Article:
The promotion for Deontay Wilder’s February 22 rematch with Tyson Fury has kicked into another gear with both men taking part in a plethora of interviews for a variety of different media outlets, large and small.

Inevitably, this led to a lot of the same questions being asked, and so we haven’t got much actual news from these various discussions – something Fury highlighted in his hour-long sit down with Behind The Gloves. While there might not be many grabby headlines sprouting from these interviews, they have offered us deeper insight into Fury and Wilder as people, rather than fighters.

Fury, who for so long has cast himself purely as an entertainer, certainly seems a lot more introspective and serious in this training camp. Whether that’s fatigue from hard training or something else, we don’t know, but he did discuss the trappings of fame with Behind The Gloves and how much he’s grown to dislike them.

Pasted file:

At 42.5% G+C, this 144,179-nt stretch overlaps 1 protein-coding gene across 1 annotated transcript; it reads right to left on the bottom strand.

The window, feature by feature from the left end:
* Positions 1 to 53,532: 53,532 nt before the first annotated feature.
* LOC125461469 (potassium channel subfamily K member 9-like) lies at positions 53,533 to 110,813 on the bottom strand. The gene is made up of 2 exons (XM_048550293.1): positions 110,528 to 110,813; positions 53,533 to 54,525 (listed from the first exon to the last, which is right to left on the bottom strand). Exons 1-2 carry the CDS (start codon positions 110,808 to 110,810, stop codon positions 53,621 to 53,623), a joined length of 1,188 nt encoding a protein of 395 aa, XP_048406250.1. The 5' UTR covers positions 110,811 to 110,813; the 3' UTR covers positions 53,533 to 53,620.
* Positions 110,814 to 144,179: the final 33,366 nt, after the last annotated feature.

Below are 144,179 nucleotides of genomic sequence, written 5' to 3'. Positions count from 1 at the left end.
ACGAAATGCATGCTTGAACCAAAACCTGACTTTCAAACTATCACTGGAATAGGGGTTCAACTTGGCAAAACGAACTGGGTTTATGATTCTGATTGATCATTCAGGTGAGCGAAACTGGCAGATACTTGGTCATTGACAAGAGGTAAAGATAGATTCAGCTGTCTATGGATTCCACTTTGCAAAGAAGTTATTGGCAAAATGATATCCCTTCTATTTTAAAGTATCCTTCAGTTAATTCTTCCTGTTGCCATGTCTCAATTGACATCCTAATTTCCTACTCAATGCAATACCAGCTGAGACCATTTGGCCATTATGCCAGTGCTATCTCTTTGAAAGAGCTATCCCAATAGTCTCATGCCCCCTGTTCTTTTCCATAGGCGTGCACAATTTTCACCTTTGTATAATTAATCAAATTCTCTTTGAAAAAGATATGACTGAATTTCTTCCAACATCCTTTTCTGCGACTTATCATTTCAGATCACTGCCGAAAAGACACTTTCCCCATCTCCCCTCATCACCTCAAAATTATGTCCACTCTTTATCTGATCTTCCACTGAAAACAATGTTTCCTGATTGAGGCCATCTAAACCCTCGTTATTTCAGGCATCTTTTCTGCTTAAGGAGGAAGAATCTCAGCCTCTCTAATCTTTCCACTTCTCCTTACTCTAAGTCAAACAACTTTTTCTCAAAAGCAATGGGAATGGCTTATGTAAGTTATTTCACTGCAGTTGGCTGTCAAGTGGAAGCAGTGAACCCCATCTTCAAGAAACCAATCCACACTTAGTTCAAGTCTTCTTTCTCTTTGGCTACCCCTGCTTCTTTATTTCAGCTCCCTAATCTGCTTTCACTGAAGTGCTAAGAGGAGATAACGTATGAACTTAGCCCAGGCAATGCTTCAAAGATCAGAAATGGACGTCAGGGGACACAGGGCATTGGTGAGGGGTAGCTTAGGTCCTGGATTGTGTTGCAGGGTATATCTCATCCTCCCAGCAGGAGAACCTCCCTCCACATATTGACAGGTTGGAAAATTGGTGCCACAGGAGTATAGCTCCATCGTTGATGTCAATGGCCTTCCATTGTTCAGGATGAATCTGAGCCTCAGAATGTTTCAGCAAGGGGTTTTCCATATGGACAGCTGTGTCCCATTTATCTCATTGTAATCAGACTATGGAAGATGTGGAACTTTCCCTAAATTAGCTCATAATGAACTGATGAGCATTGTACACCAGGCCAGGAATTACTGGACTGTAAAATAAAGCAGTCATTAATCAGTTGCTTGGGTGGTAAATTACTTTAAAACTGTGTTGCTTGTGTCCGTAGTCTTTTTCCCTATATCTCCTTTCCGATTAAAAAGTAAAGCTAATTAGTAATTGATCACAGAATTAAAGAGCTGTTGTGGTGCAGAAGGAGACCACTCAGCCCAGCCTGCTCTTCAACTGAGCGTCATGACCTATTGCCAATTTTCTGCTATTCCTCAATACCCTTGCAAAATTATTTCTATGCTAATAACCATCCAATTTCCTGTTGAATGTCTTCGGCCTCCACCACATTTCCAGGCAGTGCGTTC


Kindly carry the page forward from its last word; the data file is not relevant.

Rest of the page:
“I just want to be normal,” he said, while explaining that he’d just like to be able to live a quieter life with his family. Tyson’s moods have been known to change with the wind, but there’s a world-weariness to him in recent interviews that suggests he is growing tired of the glare of the spotlight.

Fury also welcomed Gareth A Davies to his Las Vegas residence for a pair of filmed interviews, which were admittedly more upbeat. Davies is a good interviewer and has a strong rapport with Fury, so the ‘Gypsy King’ is more switched on here.

That being said, it begs the question of just how much time Fury is allowing for all these interviews.

Wilder, meanwhile, had a frank discussion with BT Sport about his life and career. What stood out is his admission that, earlier in his life, before he’d become a successful fighter and was struggling to make ends meet while caring for his daughter, who suffers from Spina Bifida, he held a gun in his lap and contemplated suicide. That’s an astonishing revelation for someone of Wilder’s stature to make, and I respect him even more for it. It also continues a trend of fighters being more honest about their mental health, which is a great thing.